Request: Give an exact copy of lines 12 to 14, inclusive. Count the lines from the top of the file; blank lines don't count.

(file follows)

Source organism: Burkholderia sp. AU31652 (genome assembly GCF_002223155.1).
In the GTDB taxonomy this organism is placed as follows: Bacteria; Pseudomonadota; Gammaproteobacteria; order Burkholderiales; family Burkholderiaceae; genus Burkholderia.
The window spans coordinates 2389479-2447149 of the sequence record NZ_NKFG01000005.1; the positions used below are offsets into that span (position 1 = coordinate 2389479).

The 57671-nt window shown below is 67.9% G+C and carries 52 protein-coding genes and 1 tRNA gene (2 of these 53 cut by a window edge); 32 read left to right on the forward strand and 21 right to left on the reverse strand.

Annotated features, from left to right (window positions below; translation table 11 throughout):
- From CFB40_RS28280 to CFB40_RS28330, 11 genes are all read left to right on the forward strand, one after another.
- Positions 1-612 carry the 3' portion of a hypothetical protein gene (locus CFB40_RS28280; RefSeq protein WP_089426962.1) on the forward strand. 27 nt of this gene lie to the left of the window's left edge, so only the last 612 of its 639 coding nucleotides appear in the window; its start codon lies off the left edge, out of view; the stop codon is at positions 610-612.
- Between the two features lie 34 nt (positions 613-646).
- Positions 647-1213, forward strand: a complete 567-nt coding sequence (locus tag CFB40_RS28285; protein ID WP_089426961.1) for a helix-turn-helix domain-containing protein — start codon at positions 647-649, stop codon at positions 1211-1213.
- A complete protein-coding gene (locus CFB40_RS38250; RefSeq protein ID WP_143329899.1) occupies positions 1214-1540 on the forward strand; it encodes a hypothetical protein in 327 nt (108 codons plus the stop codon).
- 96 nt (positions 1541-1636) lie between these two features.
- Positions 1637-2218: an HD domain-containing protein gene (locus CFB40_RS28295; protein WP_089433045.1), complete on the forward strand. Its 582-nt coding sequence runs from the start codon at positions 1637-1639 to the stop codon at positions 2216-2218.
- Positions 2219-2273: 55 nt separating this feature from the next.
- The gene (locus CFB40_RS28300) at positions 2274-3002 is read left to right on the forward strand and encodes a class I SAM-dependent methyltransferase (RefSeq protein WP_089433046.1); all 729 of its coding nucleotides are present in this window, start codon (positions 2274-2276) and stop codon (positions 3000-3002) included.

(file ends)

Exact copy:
- Positions 1637-2218: an HD domain-containing protein gene (locus CFB40_RS28295; protein WP_089433045.1), complete on the forward strand. Its 582-nt coding sequence runs from the start codon at positions 1637-1639 to the stop codon at positions 2216-2218.
- Positions 2219-2273: 55 nt separating this feature from the next.
- The gene (locus CFB40_RS28300) at positions 2274-3002 is read left to right on the forward strand and encodes a class I SAM-dependent methyltransferase (RefSeq protein WP_089433046.1); all 729 of its coding nucleotides are present in this window, start codon (positions 2274-2276) and stop codon (positions 3000-3002) included.